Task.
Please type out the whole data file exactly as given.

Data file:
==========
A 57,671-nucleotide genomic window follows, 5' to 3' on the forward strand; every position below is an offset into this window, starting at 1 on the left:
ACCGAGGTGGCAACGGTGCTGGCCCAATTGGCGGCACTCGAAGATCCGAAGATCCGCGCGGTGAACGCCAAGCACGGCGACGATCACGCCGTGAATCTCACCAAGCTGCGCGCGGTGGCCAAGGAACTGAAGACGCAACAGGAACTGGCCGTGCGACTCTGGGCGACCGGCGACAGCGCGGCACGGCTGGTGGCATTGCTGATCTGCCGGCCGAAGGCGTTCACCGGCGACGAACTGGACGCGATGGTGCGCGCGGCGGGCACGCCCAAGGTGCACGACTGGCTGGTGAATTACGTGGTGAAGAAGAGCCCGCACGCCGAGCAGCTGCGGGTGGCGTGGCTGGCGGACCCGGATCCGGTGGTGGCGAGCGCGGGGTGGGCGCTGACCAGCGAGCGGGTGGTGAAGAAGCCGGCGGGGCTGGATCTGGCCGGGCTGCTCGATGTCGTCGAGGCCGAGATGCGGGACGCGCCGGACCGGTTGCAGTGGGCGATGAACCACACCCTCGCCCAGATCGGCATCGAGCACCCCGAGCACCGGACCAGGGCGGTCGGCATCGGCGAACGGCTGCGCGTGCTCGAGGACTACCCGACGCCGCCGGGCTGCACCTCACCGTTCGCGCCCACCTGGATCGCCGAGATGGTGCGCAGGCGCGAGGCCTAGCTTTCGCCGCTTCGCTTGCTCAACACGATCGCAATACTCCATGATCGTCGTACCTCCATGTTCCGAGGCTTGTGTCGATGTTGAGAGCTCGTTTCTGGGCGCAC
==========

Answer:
A 57,671-nucleotide genomic window follows, 5' to 3' on the forward strand; every position below is an offset into this window, starting at 1 on the left:
ACCGAGGTGGCAACGGTGCTGGCCCAATTGGCGGCACTCGAAGATCCGAAGATCCGCGCGGTGAACGCCAAGCACGGCGACGATCACGCCGTGAATCTCACCAAGCTGCGCGCGGTGGCCAAGGAACTGAAGACGCAACAGGAACTGGCCGTGCGACTCTGGGCGACCGGCGACAGCGCGGCACGGCTGGTGGCATTGCTGATCTGCCGGCCGAAGGCGTTCACCGGCGACGAACTGGACGCGATGGTGCGCGCGGCGGGCACGCCCAAGGTGCACGACTGGCTGGTGAATTACGTGGTGAAGAAGAGCCCGCACGCCGAGCAGCTGCGGGTGGCGTGGCTGGCGGACCCGGATCCGGTGGTGGCGAGCGCGGGGTGGGCGCTGACCAGCGAGCGGGTGGTGAAGAAGCCGGCGGGGCTGGATCTGGCCGGGCTGCTCGATGTCGTCGAGGCCGAGATGCGGGACGCGCCGGACCGGTTGCAGTGGGCGATGAACCACACCCTCGCCCAGATCGGCATCGAGCACCCCGAGCACCGGACCAGGGCGGTCGGCATCGGCGAACGGCTGCGCGTGCTCGAGGACTACCCGACGCCGCCGGGCTGCACCTCACCGTTCGCGCCCACCTGGATCGCCGAGATGGTGCGCAGGCGCGAGGCCTAGCTTTCGCCGCTTCGCTTGCTCAACACGATCGCAATACTCCATGATCGTCGTACCTCCATGTTCCGAGGCTTGTGTCGATGTTGAGAGCTCGTTTCTGGGCGCAC